Giant no match for colossal cousin

SQUID IN A SQUEEZE: Bella Spragg, 10, inspects a squid on Island Bay beach.
SQUID IN A SQUEEZE: Bella Spragg, 10, inspects a squid on Island Bay beach.

Te Papa's 10-metre colossal squid is about to get a boyfriend.

This three-metre specimen, of the smaller "giant" variety, washed up on Island Bay beach yesterday. Though a bit of a shrimp by comparison, it is likely to go on display alongside its colossal cousin.

Alana Spragg and her daughter Bella spotted the rubbery creature in the shallows while out walking, and hauled it up on the sand. "The body was floating on top and the tentacles were kind of underneath ... every time I touched it I sort of screamed," Ms Spragg said.

"It was really heavy, it took two people to carry it was about the length of two humans."

Bella, 10, said the squid felt like soggy rubber. "At first I didn't want to touch it, but then everyone else was.

"I'm hoping it will be preserved so people can see it."

Te Papa collection manager Bruce Marshall said the giant squid had been put in a freezer and would eventually be preserved for display. It was in fantastic condition, he said. "It had probably only been dead for a couple of hours. Its skin was perfect." Eyes, tentacles and beak all appeared to be intact.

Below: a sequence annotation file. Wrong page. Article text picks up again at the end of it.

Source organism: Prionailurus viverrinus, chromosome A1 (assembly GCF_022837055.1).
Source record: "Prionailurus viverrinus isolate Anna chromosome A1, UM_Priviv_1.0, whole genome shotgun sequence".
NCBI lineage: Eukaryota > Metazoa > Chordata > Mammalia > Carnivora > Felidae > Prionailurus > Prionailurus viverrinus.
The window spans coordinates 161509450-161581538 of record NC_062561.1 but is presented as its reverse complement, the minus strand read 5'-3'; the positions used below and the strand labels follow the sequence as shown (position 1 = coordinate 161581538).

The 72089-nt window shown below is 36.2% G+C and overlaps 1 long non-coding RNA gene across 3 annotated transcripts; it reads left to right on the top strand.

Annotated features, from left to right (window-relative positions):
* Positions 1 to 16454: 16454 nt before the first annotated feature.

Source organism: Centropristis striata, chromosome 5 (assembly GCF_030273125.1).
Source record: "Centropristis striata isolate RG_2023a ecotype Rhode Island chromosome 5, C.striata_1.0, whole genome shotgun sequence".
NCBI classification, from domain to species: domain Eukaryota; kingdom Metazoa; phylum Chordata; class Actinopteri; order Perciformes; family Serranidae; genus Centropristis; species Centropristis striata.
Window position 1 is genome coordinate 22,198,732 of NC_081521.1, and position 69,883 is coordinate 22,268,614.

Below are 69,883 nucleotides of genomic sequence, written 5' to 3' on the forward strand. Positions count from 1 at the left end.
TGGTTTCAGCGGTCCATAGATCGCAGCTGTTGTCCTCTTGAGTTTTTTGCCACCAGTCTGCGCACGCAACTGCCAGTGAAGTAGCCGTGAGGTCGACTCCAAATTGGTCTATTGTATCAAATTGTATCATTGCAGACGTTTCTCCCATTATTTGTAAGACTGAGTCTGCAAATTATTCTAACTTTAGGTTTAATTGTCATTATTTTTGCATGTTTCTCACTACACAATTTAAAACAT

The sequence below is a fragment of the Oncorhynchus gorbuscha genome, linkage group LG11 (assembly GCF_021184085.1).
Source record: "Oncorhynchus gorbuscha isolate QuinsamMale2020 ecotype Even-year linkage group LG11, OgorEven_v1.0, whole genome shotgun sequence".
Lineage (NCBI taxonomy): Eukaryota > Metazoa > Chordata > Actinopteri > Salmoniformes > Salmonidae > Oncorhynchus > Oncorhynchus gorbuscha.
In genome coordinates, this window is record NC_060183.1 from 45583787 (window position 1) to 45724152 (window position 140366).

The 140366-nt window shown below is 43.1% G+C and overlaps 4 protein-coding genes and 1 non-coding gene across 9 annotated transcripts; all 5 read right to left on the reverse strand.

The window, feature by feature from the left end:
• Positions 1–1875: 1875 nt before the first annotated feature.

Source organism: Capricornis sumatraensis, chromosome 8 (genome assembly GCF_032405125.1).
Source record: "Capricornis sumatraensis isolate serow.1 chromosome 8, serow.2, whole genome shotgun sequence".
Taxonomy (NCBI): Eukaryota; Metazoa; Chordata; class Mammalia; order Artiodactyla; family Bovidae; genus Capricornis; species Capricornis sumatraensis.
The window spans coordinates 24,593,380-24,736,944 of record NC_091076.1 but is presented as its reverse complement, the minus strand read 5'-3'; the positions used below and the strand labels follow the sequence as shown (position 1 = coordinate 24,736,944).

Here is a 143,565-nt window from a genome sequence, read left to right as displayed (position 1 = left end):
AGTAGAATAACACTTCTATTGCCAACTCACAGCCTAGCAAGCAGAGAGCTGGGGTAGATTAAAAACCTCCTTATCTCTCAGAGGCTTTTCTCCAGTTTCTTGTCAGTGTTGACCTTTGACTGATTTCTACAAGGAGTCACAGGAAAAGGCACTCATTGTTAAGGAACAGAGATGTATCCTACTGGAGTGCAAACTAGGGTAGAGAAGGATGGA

At just 3m long, the squid was small for its kind, meaning it was possibly a rarely seen male specimen.

"I've probably examined 50 and I've only seen one male," Mr Marshall said.

The preservation process will start in about two months, because some of Te Papa's facilities are being renovated.

The museum's prized colossal squid was pulled from Antarctic waters in February 2007 and has been on display since December.

Colossal squid are slightly shorter than giant squid but have larger, heavier bodies.

Te Papa's colossal squid weighed in at a whopping 490 kilograms. No male colossal squid are known to have been found.

The Dominion Post